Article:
On a trip to the Philippines, leather expert Carmen Hijosa visited the Philippines and had an epiphany. The Philippines grows a lot of pineapples—and ends up with a lot of wasted pineapple leaves. The leaves are strong, flexible, and perfect for turning into a plant-based leather alternative.
Piñatex has clear advantages for the environment. “It’s created from a byproduct of agriculture, meaning it’s a total waste product,” Hijosa says. “This really means that in order to have Piñatex, a textile, we don’t have to use any land, water, pesticides, fertilizers … we are actually taking a waste material and ‘upscaling’ it, meaning that we’re giving it added value.”
And because pineapple leaves would normally be wasted, turning them into leather is an extra source of income for farmers. After farmers take the first step in processing the leaves, separating the long fibers, they also end up with biomass that can be used as fertilizer back in the pineapple fields.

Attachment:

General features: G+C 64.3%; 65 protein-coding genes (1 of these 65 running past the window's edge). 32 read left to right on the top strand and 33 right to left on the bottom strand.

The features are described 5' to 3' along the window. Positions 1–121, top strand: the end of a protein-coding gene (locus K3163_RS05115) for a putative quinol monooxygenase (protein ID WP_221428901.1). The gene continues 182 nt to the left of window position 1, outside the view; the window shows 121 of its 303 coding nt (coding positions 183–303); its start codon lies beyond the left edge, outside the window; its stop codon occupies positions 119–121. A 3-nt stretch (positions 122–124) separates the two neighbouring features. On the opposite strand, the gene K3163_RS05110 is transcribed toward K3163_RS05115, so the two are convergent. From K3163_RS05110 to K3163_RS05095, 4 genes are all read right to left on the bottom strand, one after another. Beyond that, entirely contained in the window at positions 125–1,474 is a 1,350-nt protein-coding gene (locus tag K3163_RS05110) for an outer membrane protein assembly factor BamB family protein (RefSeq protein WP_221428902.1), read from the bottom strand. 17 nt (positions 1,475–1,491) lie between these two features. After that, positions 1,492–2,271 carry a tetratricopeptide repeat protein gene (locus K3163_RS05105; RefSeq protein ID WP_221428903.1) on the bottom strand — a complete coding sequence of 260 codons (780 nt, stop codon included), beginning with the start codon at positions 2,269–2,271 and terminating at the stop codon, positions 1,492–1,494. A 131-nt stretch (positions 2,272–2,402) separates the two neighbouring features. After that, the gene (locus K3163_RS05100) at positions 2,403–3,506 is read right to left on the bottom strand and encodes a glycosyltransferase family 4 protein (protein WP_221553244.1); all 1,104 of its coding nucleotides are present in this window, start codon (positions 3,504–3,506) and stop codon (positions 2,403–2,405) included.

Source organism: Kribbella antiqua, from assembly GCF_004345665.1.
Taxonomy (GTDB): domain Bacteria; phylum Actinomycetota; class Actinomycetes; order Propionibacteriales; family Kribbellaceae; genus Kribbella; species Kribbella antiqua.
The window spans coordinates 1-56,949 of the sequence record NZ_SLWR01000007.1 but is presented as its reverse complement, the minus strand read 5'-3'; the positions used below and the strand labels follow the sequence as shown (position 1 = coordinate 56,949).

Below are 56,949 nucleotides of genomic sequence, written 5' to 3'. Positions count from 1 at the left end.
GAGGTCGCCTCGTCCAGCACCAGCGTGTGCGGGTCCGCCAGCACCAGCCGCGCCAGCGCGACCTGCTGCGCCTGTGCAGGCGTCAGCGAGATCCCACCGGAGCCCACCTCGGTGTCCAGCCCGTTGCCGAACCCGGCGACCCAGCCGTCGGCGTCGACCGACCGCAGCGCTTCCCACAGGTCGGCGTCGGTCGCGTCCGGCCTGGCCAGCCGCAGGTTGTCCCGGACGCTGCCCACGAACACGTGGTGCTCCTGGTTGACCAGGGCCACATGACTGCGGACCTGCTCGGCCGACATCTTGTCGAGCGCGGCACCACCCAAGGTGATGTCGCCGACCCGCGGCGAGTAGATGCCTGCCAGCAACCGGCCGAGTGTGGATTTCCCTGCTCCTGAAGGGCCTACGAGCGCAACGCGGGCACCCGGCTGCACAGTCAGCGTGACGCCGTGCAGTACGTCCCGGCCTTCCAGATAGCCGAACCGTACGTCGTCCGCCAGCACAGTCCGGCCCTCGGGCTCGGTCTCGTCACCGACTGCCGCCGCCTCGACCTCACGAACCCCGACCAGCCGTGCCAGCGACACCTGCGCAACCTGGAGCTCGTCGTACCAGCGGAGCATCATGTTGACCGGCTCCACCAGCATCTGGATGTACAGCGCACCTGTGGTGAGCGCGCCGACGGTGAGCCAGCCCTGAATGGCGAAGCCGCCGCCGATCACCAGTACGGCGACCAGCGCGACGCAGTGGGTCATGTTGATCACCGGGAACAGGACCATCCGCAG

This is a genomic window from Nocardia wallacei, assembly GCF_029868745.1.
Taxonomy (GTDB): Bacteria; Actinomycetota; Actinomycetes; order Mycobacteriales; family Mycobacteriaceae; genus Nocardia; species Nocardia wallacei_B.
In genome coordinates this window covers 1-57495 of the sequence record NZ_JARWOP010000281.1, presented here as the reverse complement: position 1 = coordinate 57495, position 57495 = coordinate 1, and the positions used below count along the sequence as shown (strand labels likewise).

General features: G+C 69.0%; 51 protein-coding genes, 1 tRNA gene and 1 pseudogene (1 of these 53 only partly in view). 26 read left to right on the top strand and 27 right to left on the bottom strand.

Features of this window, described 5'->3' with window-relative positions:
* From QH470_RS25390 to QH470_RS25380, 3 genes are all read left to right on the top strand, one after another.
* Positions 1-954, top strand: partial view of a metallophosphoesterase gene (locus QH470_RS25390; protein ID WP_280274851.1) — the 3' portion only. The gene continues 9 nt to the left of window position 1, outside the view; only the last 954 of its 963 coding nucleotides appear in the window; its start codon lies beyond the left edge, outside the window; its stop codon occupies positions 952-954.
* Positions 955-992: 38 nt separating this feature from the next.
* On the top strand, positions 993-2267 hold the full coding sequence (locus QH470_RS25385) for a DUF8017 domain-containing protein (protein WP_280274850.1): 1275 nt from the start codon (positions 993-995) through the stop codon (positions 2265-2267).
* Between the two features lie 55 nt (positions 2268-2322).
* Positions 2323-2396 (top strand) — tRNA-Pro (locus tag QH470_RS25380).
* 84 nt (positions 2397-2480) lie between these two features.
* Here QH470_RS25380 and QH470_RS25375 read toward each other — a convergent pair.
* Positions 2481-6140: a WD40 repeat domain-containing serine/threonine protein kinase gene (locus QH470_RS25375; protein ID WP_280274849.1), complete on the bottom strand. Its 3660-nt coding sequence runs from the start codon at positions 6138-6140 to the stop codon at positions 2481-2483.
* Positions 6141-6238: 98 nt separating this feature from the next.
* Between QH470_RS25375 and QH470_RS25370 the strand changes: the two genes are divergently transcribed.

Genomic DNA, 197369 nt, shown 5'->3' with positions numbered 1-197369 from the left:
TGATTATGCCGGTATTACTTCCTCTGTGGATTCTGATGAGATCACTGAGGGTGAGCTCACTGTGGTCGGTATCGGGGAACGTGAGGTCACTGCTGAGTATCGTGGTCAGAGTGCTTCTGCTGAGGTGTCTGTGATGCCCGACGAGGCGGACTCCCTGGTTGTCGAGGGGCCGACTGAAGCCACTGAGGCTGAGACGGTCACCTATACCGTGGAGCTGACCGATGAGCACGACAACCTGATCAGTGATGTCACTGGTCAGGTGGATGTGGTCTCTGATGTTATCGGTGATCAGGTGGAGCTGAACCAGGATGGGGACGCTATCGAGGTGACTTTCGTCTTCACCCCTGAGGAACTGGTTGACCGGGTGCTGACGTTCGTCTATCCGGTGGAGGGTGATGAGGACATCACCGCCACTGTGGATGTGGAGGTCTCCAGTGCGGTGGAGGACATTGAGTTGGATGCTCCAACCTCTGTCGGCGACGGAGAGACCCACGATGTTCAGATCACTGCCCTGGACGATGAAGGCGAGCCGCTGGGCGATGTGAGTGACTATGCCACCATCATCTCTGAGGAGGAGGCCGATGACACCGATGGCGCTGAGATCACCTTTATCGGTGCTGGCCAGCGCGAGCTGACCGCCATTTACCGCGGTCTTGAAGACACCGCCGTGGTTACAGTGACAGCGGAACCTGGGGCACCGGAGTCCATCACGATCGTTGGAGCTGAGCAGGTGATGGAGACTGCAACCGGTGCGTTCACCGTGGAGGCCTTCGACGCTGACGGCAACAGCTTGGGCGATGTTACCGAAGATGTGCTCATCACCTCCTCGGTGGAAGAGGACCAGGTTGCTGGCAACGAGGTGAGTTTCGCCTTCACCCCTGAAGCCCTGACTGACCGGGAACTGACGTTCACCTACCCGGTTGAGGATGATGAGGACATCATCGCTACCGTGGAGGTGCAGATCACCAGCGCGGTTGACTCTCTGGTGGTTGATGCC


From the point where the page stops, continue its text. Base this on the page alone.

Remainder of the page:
Hijosa worked with local factories to set up production. At factories, the material is made into rolls that can be used for shoes, handbags, car or airplane seats, or anything else that would typically be made from real leather. Companies like Puma and Camper have made prototypes with the material, and others are already using it.